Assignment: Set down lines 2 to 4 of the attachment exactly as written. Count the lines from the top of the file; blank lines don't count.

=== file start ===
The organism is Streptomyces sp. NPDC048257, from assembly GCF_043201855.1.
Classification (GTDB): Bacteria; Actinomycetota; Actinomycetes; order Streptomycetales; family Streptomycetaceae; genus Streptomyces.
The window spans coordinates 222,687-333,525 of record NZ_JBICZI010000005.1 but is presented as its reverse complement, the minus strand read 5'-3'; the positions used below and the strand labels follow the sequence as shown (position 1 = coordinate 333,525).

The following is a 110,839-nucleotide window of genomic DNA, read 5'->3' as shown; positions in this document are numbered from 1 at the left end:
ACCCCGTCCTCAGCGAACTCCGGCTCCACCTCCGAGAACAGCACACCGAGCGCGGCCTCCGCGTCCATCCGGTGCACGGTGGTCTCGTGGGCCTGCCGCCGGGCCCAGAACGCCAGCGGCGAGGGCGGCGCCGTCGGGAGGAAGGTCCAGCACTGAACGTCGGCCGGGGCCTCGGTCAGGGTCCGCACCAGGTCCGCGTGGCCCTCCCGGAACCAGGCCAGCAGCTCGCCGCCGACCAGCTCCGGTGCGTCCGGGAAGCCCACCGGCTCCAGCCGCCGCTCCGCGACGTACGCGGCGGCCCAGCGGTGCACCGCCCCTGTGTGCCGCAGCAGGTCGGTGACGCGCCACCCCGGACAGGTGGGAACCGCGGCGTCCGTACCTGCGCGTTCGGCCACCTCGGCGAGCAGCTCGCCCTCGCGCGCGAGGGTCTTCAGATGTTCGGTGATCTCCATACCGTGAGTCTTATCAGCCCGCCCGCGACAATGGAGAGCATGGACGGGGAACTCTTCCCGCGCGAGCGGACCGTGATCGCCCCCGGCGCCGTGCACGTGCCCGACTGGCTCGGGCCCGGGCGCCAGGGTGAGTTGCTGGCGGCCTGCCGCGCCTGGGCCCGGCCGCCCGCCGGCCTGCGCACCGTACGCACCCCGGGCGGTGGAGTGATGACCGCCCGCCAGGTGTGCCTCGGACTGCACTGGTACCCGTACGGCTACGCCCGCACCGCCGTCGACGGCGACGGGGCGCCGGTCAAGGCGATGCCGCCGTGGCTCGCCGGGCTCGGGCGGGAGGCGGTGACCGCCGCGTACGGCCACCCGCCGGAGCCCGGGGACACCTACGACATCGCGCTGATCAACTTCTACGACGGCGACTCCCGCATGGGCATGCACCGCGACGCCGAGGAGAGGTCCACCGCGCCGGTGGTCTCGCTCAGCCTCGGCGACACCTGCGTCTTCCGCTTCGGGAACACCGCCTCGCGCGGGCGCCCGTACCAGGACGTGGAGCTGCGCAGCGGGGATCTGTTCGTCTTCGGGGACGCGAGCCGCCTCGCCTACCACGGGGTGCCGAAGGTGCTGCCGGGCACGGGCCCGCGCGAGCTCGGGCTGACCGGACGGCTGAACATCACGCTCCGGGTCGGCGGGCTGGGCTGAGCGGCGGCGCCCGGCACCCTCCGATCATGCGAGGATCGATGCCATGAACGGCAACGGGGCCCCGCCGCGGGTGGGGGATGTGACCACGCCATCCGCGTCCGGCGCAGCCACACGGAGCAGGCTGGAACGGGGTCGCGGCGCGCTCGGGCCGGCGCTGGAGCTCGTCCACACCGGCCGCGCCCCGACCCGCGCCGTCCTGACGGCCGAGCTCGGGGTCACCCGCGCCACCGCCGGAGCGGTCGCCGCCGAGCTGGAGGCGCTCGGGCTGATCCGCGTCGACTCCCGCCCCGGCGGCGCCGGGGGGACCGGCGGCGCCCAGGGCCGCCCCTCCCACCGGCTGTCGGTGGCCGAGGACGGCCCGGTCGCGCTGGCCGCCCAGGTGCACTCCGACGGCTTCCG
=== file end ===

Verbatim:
Classification (GTDB): Bacteria; Actinomycetota; Actinomycetes; order Streptomycetales; family Streptomycetaceae; genus Streptomyces.
The window spans coordinates 222,687-333,525 of record NZ_JBICZI010000005.1 but is presented as its reverse complement, the minus strand read 5'-3'; the positions used below and the strand labels follow the sequence as shown (position 1 = coordinate 333,525).

The following is a 110,839-nucleotide window of genomic DNA, read 5'->3' as shown; positions in this document are numbered from 1 at the left end: